Rabbi Rick Jacobs, president of the Union for Reform Judaism in the US recently published an op-ed in Ha’aretz entitled “The One Speech Netanyahu Will Never Make to Diaspora Jews,” a not-too-clever attempt to imagine what it would be like for our PM to agree with him. He is quite right that Netanyahu would never say the things he has put in his mouth.
Jacobs seems to believe that he knows what’s best for Israel better than those who live here, send their children to the army, and duck when rockets are launched at them. His movement has taken up the cause of transforming Israeli society into a replica of liberal America, whether Israelis like it or not.
In the spirit of providing free speechwriting services to important people, I have generously written a similar speech for Rabbi Jacobs to deliver to Israeli Jews. I hope he will use it someday, although the likelihood of that approaches zero. Much of what he wrote for our PM to say can be reused with minor changes, so that’s what I did. The portions in italics are direct quotations from Rabbi Jacobs’ proposed speech for PM Netanyahu. My additions and changes are in boldface.
Dear Israeli Jews,
It’s truly a gift to see so many of you here for this dialogue between our two Jewish communities, North American and Israeli Jewry. I realize that things have been tense recently between our communities. In the spirit of Yom Kippur, lingering after the gates have closed, I want to acknowledge my responsibility here.
Let’s start with the Kotel, a place that should unite – not divide – all Jews. American Reform and Conservative Jews practice mixed-gender prayer, and we would like to be able to pray our way when we visit the Kotel in Israel. We would like the members of our Israeli movements to be able to do so as well. But the 40% of Israelis that see themselves as religious or traditional – ranging from the 12% who are Haredi (“ultra-Orthodox”) to those for whom “the synagogue they don’t go to is Orthodox” – do not pray that way. Indeed, Haredim and some others on the observant side of the spectrum find mixed-gender prayer highly offensive, especially at the Kotel, which they treat as an Orthodox synagogue. And fewer than one-half of one percent of Israeli Jews are affiliated with the Reform and Conservative movements (no, the figure is not as high as 12%. Read the linked article).
Now, I strongly disagree with those who find offensive what I find beautiful. But because I care about Jewish unity and shalom bayit, I believe it would be wrong to impose my American-oriented views and those of a handful of Israelis on a much larger number of more traditional ones. And so I am withdrawing my demand to allow mixed-gender prayer at the Kotel.
I have accused you of “disenfranchising the largest segment of practicing Jewry in the world.” But perhaps I engaged in a bit of hyperbole. What you do in Israel doesn’t “disenfranchise” anyone in the Diaspora, where Jews are free to practice Judaism however they want. And while I strongly disapprove of the way conversion and marriage are handled in Israel (and on this, many Israelis agree with me!), I realize that this is up to Israelis to decide. After all, Israel is a sovereign state!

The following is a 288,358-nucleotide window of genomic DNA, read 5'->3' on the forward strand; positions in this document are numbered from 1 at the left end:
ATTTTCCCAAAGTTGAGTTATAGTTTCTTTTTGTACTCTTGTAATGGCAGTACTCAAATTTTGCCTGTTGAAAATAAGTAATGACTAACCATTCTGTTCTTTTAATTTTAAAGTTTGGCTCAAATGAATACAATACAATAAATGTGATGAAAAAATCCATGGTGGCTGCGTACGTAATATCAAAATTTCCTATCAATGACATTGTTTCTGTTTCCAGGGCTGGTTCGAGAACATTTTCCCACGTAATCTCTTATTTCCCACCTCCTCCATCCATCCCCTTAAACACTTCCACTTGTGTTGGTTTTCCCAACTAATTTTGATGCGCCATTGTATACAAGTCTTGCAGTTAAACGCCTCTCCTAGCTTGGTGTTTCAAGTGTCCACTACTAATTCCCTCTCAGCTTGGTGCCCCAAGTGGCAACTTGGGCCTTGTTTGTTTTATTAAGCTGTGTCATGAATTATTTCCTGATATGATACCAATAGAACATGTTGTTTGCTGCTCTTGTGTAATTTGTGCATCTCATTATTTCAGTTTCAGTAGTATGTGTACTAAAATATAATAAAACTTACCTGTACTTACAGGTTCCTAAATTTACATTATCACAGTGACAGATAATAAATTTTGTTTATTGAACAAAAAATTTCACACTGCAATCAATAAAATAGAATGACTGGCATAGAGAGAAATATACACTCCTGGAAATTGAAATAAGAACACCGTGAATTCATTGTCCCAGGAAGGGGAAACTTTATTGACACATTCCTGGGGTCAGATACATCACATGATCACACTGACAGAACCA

I believe [the recently-passed Nation-State Law] is an important one that expresses the recognition by all of us that Israel is the nation-state of the Jewish people. I also know, however, that there are many concerns among Israelis, North American Jews, and other friends and allies. Let me set everyone’s minds at rest. The Nation-State Law does not damage the rights of minorities of any kind. And those rights are enshrined in other Basic Laws, so there is no need to repeat them here. In particular, there is no need for a “principle of equality,” which could be interpreted to grant national rights in addition to the civil and political rights that your minorities enjoy. And while my country, the US, is a “state of all of its citizens,” I understand that Israel is not. Didn’t I just say that at the beginning of this paragraph?
And, let me say something about BDS. You are a strong enough people to handle criticism from those who object to your self-defense. In this spirit, you ought to prevent entrance to Israel of those who would exploit open borders for the purpose of delegitimizing and demonizing your state. Entry to Israel for non-Israelis is a privilege, not a right.
Meanwhile, I am awaiting the Trump peace plan. I have no confidence in President Trump, perhaps, even less than many of you. What can I say? I hate the guy. I see myself as part of the “resistance.” [Scattered nervous laughter.]
But, I am not myopic. I know that you cannot have a secure Israel with a terrorist Palestinian state by your side. There, I said it. [Some light applause.]
My friends, your country’s security is intimately tied to the friendship of the United States of America. I pledge that I will do everything possible to rebuild bipartisan consensus in Washington, so vital to Israel that I, following the lead of President Obama, tried so hard to wreck.
I will never sacrifice the deep bonds that exist between Israel and North American Jewry, including among progressive Jews who love Israel as dearly as I do. Yes, you [pointing to someone on stage who looks confused] heard me correctly.
In closing, I want to say you are welcome … as our dear partners and that I will try to work on my boundary issues and act as though Israel is a sovereign state, hard as that may be for me.